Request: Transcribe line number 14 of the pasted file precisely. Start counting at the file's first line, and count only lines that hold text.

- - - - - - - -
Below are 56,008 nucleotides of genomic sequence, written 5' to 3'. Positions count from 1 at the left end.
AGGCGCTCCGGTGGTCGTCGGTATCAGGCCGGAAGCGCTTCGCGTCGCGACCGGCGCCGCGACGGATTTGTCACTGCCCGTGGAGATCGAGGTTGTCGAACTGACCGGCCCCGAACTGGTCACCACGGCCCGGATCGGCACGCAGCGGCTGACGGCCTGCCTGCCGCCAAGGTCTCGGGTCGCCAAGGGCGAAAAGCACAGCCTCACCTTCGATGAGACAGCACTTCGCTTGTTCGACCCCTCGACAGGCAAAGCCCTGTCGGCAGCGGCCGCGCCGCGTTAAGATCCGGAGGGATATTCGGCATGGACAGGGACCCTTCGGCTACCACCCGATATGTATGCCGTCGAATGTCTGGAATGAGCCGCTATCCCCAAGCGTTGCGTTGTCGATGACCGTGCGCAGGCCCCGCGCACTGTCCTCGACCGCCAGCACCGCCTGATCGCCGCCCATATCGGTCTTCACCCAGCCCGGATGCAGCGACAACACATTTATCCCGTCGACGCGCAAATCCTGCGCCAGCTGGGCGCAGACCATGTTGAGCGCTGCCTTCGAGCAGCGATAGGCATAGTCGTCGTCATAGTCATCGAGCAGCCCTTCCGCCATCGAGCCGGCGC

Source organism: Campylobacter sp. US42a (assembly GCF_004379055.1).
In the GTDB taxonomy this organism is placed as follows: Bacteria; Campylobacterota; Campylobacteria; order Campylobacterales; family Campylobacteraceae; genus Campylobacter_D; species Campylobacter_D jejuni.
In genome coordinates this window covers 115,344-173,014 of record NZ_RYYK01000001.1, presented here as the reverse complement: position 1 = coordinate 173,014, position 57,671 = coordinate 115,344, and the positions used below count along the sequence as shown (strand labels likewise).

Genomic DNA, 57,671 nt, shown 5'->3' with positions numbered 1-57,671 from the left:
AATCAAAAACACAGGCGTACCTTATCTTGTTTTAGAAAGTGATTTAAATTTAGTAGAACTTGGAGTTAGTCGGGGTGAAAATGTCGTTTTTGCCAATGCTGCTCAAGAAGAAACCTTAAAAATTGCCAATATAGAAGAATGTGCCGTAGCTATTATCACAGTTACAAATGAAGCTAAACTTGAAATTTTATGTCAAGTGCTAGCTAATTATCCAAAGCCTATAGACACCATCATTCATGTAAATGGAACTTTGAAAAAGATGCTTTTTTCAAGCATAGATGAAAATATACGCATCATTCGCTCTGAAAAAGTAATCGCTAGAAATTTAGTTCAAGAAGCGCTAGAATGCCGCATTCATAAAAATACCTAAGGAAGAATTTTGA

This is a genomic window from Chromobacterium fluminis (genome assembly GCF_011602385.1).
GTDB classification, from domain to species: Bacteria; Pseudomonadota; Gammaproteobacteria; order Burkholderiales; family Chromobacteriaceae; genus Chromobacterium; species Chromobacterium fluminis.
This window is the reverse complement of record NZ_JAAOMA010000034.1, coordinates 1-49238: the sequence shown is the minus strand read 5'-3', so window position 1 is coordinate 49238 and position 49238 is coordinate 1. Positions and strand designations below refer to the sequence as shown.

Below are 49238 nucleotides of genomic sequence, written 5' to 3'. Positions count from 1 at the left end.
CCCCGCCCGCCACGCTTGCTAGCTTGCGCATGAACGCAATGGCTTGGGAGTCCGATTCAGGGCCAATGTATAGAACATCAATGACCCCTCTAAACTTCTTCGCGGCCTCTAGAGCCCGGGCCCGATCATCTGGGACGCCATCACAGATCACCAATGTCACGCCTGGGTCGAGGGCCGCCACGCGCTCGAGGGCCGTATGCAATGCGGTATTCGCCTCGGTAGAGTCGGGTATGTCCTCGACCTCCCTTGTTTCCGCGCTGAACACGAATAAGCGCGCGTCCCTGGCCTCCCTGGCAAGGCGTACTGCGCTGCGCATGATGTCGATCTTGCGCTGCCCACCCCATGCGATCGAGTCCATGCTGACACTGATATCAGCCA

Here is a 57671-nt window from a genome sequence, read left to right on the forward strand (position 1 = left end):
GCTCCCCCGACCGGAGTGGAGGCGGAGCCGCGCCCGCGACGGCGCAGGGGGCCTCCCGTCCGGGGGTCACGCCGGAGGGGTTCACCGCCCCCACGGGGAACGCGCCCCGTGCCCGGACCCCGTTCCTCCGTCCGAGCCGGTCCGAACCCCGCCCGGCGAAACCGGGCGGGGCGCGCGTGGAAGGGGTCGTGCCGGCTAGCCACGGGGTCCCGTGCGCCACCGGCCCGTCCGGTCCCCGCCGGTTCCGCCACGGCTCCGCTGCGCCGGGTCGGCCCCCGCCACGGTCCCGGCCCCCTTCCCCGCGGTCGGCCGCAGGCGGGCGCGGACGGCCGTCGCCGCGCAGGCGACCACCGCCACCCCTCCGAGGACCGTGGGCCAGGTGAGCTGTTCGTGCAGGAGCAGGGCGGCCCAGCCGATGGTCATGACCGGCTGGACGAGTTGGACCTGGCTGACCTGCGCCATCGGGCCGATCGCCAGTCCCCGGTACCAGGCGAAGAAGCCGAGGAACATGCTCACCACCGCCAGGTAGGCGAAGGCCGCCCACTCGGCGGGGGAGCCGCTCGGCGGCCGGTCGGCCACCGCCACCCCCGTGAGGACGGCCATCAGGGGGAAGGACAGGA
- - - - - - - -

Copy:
GCTCCCCCGACCGGAGTGGAGGCGGAGCCGCGCCCGCGACGGCGCAGGGGGCCTCCCGTCCGGGGGTCACGCCGGAGGGGTTCACCGCCCCCACGGGGAACGCGCCCCGTGCCCGGACCCCGTTCCTCCGTCCGAGCCGGTCCGAACCCCGCCCGGCGAAACCGGGCGGGGCGCGCGTGGAAGGGGTCGTGCCGGCTAGCCACGGGGTCCCGTGCGCCACCGGCCCGTCCGGTCCCCGCCGGTTCCGCCACGGCTCCGCTGCGCCGGGTCGGCCCCCGCCACGGTCCCGGCCCCCTTCCCCGCGGTCGGCCGCAGGCGGGCGCGGACGGCCGTCGCCGCGCAGGCGACCACCGCCACCCCTCCGAGGACCGTGGGCCAGGTGAGCTGTTCGTGCAGGAGCAGGGCGGCCCAGCCGATGGTCATGACCGGCTGGACGAGTTGGACCTGGCTGACCTGCGCCATCGGGCCGATCGCCAGTCCCCGGTACCAGGCGAAGAAGCCGAGGAACATGCTCACCACCGCCAGGTAGGCGAAGGCCGCCCACTCGGCGGGGGAGCCGCTCGGCGGCCGGTCGGCCACCGCCACCCCCGTGAGGACGGCCATCAGGGGGAAGGACAGGA